Another indication that Virtue is our purpose in life is that virtues bind us in stronger friendship with our fellow citizens, our friends, and our family. We are political animals. Nature provides no other species with a social structure anything like human society. There are no other species with commerce, technology, musical instruments, clothing, conversations, etc. anything like human society. But, along with our need to socialize in our uniquely human way, we see that virtue is what binds us together in the bonds of good faith necessary to produce thriving human societies. Individuals who practice Virtue are bound with their friends in stronger bonds of friendship and are praiseworthy among their countrymen. Those who practice vice suffer in their public and private relationships.

We call Wisdom, Temperance, Courage, and Justice the Cardinal Virtues. They remind us of the cardinal directions North, South, East, and West. With only four directions you can get from wherever you are to wherever you need to be in two-dimensional space.  In life, you need a different dimension of directions – virtues.

With the Cardinal Virtues, you can get from any circumstance you are in to where you need to be. The four virtues form a coordinate system that surely navigates you through your entire life, with “magnetic north” being the Good. Whatever crisis or reversal befalls you, the way to maintain happiness and to get where you need to be is always a combination of these four virtues.

The mother of all the virtues is Gratitude. All virtues are a combination of Wisdom, Temperance, Courage, and Justice, and those Cardinal Virtues come from Gratitude. Wisdom, Temperance, Courage, and Justice are the natural response to gratitude for what Nature has done for us, what our friends have done for us, and what our country has done for us.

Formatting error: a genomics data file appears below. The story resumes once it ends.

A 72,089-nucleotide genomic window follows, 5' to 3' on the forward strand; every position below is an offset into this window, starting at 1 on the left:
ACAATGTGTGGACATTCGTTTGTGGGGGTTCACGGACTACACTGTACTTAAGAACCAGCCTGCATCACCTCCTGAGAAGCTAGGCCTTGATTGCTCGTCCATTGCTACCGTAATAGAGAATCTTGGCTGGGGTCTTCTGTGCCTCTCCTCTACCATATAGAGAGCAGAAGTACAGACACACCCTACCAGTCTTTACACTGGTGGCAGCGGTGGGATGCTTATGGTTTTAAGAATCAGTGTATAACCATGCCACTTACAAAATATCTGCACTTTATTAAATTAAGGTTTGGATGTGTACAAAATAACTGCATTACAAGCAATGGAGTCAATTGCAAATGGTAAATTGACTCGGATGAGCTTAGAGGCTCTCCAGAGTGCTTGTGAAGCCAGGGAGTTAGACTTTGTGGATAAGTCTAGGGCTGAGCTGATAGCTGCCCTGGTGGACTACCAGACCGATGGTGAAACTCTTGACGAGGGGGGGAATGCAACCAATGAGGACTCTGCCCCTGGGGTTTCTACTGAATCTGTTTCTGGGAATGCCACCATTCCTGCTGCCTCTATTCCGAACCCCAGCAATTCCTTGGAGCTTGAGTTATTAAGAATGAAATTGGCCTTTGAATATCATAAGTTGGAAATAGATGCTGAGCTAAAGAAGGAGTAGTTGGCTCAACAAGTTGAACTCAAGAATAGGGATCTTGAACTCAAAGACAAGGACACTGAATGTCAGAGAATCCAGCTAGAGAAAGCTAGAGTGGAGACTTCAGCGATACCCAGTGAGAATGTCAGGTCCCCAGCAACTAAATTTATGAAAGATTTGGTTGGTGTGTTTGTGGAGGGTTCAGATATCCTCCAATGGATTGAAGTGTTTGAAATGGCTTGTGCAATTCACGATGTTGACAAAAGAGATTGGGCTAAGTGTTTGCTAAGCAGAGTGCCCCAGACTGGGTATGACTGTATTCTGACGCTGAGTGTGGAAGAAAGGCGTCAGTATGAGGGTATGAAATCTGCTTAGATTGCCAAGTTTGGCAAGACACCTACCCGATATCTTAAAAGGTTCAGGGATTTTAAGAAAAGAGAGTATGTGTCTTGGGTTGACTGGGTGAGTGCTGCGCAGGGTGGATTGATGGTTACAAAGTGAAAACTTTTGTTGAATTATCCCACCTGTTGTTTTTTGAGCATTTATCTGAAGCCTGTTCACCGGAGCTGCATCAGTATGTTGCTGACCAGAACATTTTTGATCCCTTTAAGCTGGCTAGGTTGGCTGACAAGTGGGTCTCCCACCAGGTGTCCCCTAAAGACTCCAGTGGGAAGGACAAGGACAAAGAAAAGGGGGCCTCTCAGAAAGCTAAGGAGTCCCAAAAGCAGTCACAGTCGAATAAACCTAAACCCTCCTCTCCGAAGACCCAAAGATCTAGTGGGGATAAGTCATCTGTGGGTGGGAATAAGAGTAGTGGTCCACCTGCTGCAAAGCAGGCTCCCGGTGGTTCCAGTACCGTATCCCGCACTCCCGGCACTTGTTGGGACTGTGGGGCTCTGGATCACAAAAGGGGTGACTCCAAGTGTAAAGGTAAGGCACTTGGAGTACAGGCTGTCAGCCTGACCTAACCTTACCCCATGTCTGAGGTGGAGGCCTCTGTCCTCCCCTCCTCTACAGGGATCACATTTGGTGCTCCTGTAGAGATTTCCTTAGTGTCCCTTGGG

What is the Essence of Western Civilization? (6 of 6)

- by Kelly Kinkade

If you really know yourself, you know you have access to unlimited strength deep inside yourself. This is Virtue. There are only four Cardinal Virtues. The best thing to do in any situation is just the interaction of four fundamental virtues.

1) Wisdom

Wisdom is Right Reason.

It is strength, because it is like a woodcutter in the fall who needs firewood. If he uses a sharp ax, he will get more work done than if he uses a dull ax.  The man has the same bodily strength whether he uses a sharp ax or not, but if he taps into the forces of nature by sharpening his ax, the laws of nature itself (such as the vectors resulting from the sine and cosine of the angle of the ax's edge) work with him and give him more firewood.

This is wisdom’s power. Wisdom marshals the forces of Nature to work for you.

2) Justice

Justice is fairness; it is harmony with the natural rights of others. Justice is a uniquely human strength in two dramatic ways.

First, every praiseworthy pursuit in your life will require the assistance of others; and you’ll get more work done when you treat those “others’ fairly; it is human nature.